Class: Midsize Crossover
Miles driven: 308
Fuel used: 14.74 gallons
While there are no new or redesigned cars in the FCA (Fiat Chrysler Automobiles) fleet for 2020, there are a number of notable updates to existing ones … along with a deletion. Covered here are the corporation’s automotive makes; Jeep, Ram Trucks, and Ram Commercials will be covered in a separate post.
By Frank Peiler
Buick’s 1963 Riviera is widely considered to be one of the most beautiful cars ever produced by any auto manufacturer. This svelte personal-luxury hardtop coupe artfully blended American and British style, and it changed the Buick brand’s somewhat stodgy image almost overnight. General Motors styling chief William L. Mitchell freely admitted to borrowing some of the ’63 Riviera’s key design elements. Its razor-edge roof styling, for instance, was inspired by certain 1950s English custom bodywork.
For most new-vehicle shoppers, the purchase of a new car or crossover is a significant life event—one preceded by at least a little worry, uncertainty, and a search for confirmation that the decision to acquire a particular vehicle isn’t a bad one.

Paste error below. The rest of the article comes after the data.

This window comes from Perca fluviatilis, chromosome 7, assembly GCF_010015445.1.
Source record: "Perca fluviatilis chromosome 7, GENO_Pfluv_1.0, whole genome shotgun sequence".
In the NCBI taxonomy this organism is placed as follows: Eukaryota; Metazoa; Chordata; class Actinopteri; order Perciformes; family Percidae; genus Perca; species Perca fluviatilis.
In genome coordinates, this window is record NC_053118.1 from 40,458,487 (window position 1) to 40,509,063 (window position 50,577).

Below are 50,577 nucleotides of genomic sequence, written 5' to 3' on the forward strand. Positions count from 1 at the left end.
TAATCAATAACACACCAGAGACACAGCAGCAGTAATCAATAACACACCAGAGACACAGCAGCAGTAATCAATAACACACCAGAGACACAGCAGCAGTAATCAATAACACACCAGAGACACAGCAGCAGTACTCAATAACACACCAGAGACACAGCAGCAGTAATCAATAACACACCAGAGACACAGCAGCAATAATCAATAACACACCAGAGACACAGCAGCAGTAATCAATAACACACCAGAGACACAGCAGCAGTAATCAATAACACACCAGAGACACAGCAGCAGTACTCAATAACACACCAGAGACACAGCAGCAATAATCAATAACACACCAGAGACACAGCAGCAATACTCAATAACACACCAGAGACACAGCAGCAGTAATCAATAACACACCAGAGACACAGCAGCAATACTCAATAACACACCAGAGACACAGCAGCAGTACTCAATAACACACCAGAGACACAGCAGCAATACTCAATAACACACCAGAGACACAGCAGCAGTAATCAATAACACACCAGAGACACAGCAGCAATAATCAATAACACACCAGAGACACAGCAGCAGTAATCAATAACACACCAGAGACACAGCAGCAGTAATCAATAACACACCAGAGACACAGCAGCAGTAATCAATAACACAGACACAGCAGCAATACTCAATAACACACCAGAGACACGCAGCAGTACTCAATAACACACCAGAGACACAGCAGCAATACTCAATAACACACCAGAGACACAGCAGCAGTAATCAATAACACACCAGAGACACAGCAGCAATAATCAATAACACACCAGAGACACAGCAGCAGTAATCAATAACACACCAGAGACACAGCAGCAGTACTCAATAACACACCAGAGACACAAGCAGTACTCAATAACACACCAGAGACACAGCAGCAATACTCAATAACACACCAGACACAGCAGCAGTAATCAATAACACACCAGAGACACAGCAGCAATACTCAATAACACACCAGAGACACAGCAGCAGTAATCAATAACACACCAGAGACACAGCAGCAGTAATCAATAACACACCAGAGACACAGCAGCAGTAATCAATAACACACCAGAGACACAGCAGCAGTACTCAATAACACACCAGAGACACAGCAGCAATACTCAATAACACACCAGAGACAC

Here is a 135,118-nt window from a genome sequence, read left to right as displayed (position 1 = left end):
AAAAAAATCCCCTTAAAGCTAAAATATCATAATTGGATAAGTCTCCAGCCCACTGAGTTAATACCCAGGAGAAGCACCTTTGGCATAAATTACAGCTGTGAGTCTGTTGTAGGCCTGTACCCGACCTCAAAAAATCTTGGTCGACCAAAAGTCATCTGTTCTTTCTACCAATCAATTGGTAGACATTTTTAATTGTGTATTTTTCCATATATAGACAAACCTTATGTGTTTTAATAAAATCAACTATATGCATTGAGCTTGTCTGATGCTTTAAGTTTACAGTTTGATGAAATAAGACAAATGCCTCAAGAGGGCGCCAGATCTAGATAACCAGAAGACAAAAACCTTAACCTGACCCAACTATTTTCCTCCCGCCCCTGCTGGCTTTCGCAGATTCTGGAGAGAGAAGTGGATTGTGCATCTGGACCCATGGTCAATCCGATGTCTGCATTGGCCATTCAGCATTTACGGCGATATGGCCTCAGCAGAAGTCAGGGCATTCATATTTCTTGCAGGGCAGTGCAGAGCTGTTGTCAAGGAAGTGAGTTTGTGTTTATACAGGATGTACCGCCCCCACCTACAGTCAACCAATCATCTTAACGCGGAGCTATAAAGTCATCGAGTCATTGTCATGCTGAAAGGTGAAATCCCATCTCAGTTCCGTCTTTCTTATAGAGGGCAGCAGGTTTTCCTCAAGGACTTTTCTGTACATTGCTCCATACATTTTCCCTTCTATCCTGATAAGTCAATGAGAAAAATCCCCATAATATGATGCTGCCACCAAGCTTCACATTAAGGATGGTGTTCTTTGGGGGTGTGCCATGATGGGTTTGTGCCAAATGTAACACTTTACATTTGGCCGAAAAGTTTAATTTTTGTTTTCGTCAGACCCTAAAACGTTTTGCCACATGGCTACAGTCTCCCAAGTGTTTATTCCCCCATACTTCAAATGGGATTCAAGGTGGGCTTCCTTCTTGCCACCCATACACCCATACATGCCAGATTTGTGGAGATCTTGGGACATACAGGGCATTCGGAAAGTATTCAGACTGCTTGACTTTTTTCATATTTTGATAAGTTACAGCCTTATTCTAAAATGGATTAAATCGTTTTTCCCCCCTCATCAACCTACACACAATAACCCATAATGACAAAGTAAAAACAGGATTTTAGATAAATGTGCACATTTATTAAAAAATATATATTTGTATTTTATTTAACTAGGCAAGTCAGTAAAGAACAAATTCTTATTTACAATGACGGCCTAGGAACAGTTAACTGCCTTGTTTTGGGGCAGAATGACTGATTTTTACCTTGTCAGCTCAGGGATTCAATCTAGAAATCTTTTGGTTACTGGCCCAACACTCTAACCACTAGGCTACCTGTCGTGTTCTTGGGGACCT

Among the storied model names of Buick’s past, the Park Avenue nameplate falls somewhat short of legendary. Buick monikers with richer histories and longer production runs include Century, Electra, LeSabre, Riviera, and Roadmaster.
Class: Premium Large Crossover
Miles driven: 333
Fuel used: 20.3 gallons
Note: The following story was excerpted from the June 2010 issue of Collectible Automobile magazine
By Don Sikora II
As America worked its way deeper into the Twenties, Chevrolet was roaring up the sales charts—just as Ford’s legendary Model T was running out of gas. When the last Model T rolled off the assembly line on May 26, 1927, it was nearly a given that for the first time Chevrolet would win the yearly new-car sales race. Ford’s Model TT trucks remained in production a bit longer, but Chevrolet claimed the 1927 truck sales crown as well.